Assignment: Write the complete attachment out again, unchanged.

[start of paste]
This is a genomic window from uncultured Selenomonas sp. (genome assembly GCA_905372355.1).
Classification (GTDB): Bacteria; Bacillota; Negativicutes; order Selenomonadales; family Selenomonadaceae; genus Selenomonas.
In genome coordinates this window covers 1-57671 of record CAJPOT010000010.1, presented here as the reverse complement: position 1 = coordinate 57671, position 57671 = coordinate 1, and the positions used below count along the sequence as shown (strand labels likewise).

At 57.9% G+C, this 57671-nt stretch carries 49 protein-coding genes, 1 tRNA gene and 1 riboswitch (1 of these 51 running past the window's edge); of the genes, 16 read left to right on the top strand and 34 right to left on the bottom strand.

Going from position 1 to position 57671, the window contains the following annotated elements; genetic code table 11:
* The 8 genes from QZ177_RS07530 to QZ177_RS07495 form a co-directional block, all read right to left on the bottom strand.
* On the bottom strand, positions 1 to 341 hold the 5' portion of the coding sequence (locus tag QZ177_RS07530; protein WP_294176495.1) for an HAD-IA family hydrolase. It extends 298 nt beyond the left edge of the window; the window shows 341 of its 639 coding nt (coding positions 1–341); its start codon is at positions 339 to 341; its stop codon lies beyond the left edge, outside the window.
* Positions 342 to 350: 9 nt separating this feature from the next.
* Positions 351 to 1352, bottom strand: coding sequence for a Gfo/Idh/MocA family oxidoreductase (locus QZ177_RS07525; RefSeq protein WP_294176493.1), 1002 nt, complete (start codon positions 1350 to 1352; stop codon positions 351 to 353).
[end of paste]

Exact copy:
This is a genomic window from uncultured Selenomonas sp. (genome assembly GCA_905372355.1).
Classification (GTDB): Bacteria; Bacillota; Negativicutes; order Selenomonadales; family Selenomonadaceae; genus Selenomonas.
In genome coordinates this window covers 1-57671 of record CAJPOT010000010.1, presented here as the reverse complement: position 1 = coordinate 57671, position 57671 = coordinate 1, and the positions used below count along the sequence as shown (strand labels likewise).

At 57.9% G+C, this 57671-nt stretch carries 49 protein-coding genes, 1 tRNA gene and 1 riboswitch (1 of these 51 running past the window's edge); of the genes, 16 read left to right on the top strand and 34 right to left on the bottom strand.

Going from position 1 to position 57671, the window contains the following annotated elements; genetic code table 11:
* The 8 genes from QZ177_RS07530 to QZ177_RS07495 form a co-directional block, all read right to left on the bottom strand.
* On the bottom strand, positions 1 to 341 hold the 5' portion of the coding sequence (locus tag QZ177_RS07530; protein WP_294176495.1) for an HAD-IA family hydrolase. It extends 298 nt beyond the left edge of the window; the window shows 341 of its 639 coding nt (coding positions 1–341); its start codon is at positions 339 to 341; its stop codon lies beyond the left edge, outside the window.
* Positions 342 to 350: 9 nt separating this feature from the next.
* Positions 351 to 1352, bottom strand: coding sequence for a Gfo/Idh/MocA family oxidoreductase (locus QZ177_RS07525; RefSeq protein WP_294176493.1), 1002 nt, complete (start codon positions 1350 to 1352; stop codon positions 351 to 353).